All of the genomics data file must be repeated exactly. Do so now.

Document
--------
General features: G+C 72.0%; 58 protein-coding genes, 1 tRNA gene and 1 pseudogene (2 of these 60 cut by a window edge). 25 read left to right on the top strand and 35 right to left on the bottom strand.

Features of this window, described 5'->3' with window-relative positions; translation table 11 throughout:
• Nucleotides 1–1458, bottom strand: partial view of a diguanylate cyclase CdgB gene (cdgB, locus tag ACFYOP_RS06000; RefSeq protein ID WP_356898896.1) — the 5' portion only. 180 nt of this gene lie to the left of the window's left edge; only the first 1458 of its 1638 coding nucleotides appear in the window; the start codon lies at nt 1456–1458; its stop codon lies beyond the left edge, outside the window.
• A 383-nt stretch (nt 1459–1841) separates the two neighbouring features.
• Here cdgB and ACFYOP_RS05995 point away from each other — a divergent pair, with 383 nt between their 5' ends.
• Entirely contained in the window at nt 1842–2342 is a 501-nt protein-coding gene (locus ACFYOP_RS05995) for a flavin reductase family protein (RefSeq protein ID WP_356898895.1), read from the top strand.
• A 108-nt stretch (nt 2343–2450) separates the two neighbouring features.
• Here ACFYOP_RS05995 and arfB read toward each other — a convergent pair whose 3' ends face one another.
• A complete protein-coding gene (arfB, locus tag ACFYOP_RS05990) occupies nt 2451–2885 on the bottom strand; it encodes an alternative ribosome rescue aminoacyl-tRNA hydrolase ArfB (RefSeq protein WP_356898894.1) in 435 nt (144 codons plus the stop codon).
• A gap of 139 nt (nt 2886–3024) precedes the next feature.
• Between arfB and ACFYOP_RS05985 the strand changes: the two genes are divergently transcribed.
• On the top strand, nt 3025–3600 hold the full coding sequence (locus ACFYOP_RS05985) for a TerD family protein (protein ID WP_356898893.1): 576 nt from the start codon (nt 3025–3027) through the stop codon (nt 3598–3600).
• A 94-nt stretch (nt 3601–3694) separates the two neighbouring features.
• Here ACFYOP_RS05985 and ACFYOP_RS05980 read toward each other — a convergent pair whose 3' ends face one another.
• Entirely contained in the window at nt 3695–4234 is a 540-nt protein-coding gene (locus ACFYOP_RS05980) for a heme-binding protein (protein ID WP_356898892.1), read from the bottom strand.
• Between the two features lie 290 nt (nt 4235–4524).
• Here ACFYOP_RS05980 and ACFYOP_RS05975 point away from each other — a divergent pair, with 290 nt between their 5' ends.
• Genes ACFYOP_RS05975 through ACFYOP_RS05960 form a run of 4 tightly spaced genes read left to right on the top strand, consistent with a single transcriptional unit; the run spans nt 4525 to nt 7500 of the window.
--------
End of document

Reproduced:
General features: G+C 72.0%; 58 protein-coding genes, 1 tRNA gene and 1 pseudogene (2 of these 60 cut by a window edge). 25 read left to right on the top strand and 35 right to left on the bottom strand.

Features of this window, described 5'->3' with window-relative positions; translation table 11 throughout:
• Nucleotides 1–1458, bottom strand: partial view of a diguanylate cyclase CdgB gene (cdgB, locus tag ACFYOP_RS06000; RefSeq protein ID WP_356898896.1) — the 5' portion only. 180 nt of this gene lie to the left of the window's left edge; only the first 1458 of its 1638 coding nucleotides appear in the window; the start codon lies at nt 1456–1458; its stop codon lies beyond the left edge, outside the window.
• A 383-nt stretch (nt 1459–1841) separates the two neighbouring features.
• Here cdgB and ACFYOP_RS05995 point away from each other — a divergent pair, with 383 nt between their 5' ends.
• Entirely contained in the window at nt 1842–2342 is a 501-nt protein-coding gene (locus ACFYOP_RS05995) for a flavin reductase family protein (RefSeq protein ID WP_356898895.1), read from the top strand.
• A 108-nt stretch (nt 2343–2450) separates the two neighbouring features.
• Here ACFYOP_RS05995 and arfB read toward each other — a convergent pair whose 3' ends face one another.
• A complete protein-coding gene (arfB, locus tag ACFYOP_RS05990) occupies nt 2451–2885 on the bottom strand; it encodes an alternative ribosome rescue aminoacyl-tRNA hydrolase ArfB (RefSeq protein WP_356898894.1) in 435 nt (144 codons plus the stop codon).
• A gap of 139 nt (nt 2886–3024) precedes the next feature.
• Between arfB and ACFYOP_RS05985 the strand changes: the two genes are divergently transcribed.
• On the top strand, nt 3025–3600 hold the full coding sequence (locus ACFYOP_RS05985) for a TerD family protein (protein ID WP_356898893.1): 576 nt from the start codon (nt 3025–3027) through the stop codon (nt 3598–3600).
• A 94-nt stretch (nt 3601–3694) separates the two neighbouring features.
• Here ACFYOP_RS05985 and ACFYOP_RS05980 read toward each other — a convergent pair whose 3' ends face one another.
• Entirely contained in the window at nt 3695–4234 is a 540-nt protein-coding gene (locus ACFYOP_RS05980) for a heme-binding protein (protein ID WP_356898892.1), read from the bottom strand.
• Between the two features lie 290 nt (nt 4235–4524).
• Here ACFYOP_RS05980 and ACFYOP_RS05975 point away from each other — a divergent pair, with 290 nt between their 5' ends.
• Genes ACFYOP_RS05975 through ACFYOP_RS05960 form a run of 4 tightly spaced genes read left to right on the top strand, consistent with a single transcriptional unit; the run spans nt 4525 to nt 7500 of the window.